I have gotten this comment a lot in the last few weeks, and as a club Executive Director, and also a coach, the people asking me want to know more than the simple details or logistics. Most parents asking me are trying to figure how the new field and rosters will affect their children, why U.S. Soccer made these adjustments, and my opinion from a multi-disciplinary approach to player development.
The first two concerns are easy to address. I will use this article to discuss what it means and why U.S. Soccer chose to do it. In a later article, we will review my opinion on the changes using educational and sport psychology research.
What the field size changes mean for clubs, players, and parents
U.S. Soccer mandated new small sided standards to be instituted no later than Fall 2017. Most clubs and governing organizations have chosen to move to these standards sooner than later. What this means to you as a parent is be a little patient with your local coaches, clubs, leagues. They may have moved earlier than you wanted, but they may have not had a choice.
To be honest, moving now allows us to work out any bugs and provide valuable feedback to U.S. Soccer during the first year. See it as ripping off a band aid. Let’s get it over with and move on with the game.
There may be another pressing reason for moving to the mandates so early. Here in Cincinnati, for instance, we debated waiting until 2017, but the other states around us decided to move to the standards this coming Fall. We have leagues that incorporate clubs from other states, and our tournaments typically draw from at least five or six neighboring states. This meant we had to move to the new standards in order to be in compliance with our neighbors. We don’t begrudge them for changing. It was going to be done by 2017, but we also were forced to do so no matter how our leaders, or our parents, felt. This is a simple fact you have to understand. Your club may have moved to the standards because everyone else has. We need consistency across the board.
What the new standards require is a change in field sizes and roster sizes for ages U6 through U13. The rosters will move to mimic the model used in other countries around the world. U6, U7 and U8 players will play in either 4v4 format with no goal keepers and no offside rule. This is exactly how many other countries structure playing at the young ages.
The smaller numbers at this age may be a welcome change. I have worked in the “juniors” programs for several years now, and have watched 5 and 6 year-old children play in 6v6 formats with goalies and offside. Though the game “mimics real soccer”, the children do not touch the ball nearly enough, goal keepers merely take up space, and some players hide. Usually by hide, I mean they are off in the corner turning cartwheels, or updating their Facebook status because the field is so large and there are so many players they do not need to be engaged.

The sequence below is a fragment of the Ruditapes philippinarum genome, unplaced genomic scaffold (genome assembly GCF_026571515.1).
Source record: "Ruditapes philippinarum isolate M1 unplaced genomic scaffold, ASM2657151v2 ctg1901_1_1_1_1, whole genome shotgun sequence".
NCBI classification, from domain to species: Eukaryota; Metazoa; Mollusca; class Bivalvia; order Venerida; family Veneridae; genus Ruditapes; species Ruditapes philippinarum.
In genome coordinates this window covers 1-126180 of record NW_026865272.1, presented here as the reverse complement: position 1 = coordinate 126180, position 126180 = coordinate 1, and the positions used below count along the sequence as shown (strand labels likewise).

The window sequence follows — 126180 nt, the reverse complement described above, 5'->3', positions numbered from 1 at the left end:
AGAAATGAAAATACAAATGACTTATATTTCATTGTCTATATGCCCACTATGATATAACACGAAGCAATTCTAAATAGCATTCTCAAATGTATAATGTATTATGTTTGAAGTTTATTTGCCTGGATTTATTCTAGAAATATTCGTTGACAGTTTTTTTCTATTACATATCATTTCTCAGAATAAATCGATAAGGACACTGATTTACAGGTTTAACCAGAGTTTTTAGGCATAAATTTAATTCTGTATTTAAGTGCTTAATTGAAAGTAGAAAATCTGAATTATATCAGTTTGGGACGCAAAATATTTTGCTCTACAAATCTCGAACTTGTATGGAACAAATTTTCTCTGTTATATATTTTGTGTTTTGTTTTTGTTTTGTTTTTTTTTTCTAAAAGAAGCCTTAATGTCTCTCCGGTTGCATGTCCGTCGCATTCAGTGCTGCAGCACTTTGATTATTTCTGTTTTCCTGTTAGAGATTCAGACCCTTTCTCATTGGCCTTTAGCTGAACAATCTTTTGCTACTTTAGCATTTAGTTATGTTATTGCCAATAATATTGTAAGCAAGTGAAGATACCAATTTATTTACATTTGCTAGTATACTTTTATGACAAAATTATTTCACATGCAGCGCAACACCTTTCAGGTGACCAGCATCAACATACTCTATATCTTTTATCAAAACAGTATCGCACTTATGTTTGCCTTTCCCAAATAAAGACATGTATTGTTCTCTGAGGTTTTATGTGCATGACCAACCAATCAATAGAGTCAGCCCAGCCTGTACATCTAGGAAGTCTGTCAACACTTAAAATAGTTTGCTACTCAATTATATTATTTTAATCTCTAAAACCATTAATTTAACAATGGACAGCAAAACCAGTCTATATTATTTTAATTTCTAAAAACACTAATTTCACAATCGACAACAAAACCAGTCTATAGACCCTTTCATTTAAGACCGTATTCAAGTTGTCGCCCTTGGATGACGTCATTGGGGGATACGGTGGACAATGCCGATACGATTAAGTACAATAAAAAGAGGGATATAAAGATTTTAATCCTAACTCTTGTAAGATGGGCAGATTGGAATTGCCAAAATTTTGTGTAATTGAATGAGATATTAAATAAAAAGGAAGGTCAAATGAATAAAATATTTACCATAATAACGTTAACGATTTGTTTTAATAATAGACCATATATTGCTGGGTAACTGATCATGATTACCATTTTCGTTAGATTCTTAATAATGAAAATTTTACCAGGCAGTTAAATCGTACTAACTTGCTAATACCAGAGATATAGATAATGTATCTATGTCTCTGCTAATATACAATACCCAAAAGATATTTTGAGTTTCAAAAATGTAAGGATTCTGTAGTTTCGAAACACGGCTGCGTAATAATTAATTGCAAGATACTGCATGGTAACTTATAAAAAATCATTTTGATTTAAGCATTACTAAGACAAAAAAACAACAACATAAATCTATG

Smaller numbers translate to more touches, less standing around disengaged, more chance at using the game to learn. The larger format games usually become kick ball sessions with one team having larger, faster kids who lump it forward, run on to it, and bang it into the goal. It looks more like what happens on the playground at school with a red rubber ball than on a soccer field with a leather ball.
In reviewing the practices of other major soccer powers the US discovered they heavily weight toward a 4v4 format at young ages. I hope the US strictly enforces this mandate as much as possible and that clubs, parents, and coaches adhere to it. The idea of letting our children “play” is a hot topic. I wish more of us would simply do it.
Children learn through play. We need to give them the freedom to be creative, explore, risk and fail, and adapt to the game. Removing the constraints of “the real game” also opens up children to be more playful and take more risks. The 4v4 format is akin to how our generation learned to play basketball and baseball. Free play in vacant lots allowed us to develop our game without the micro-management that comes with all the intense rules.
I won’t bore you with the details on the rest of the ages because they can plainly be found all over the interwebs, but I will touch on the field sizes versus roster sizes. These are the following adjustments being made:
- U9 and U10 will move to 7v7 from 6v6 and move from a field that is 45Lx35W to a size of 47Lx30W. More players, less square yardage.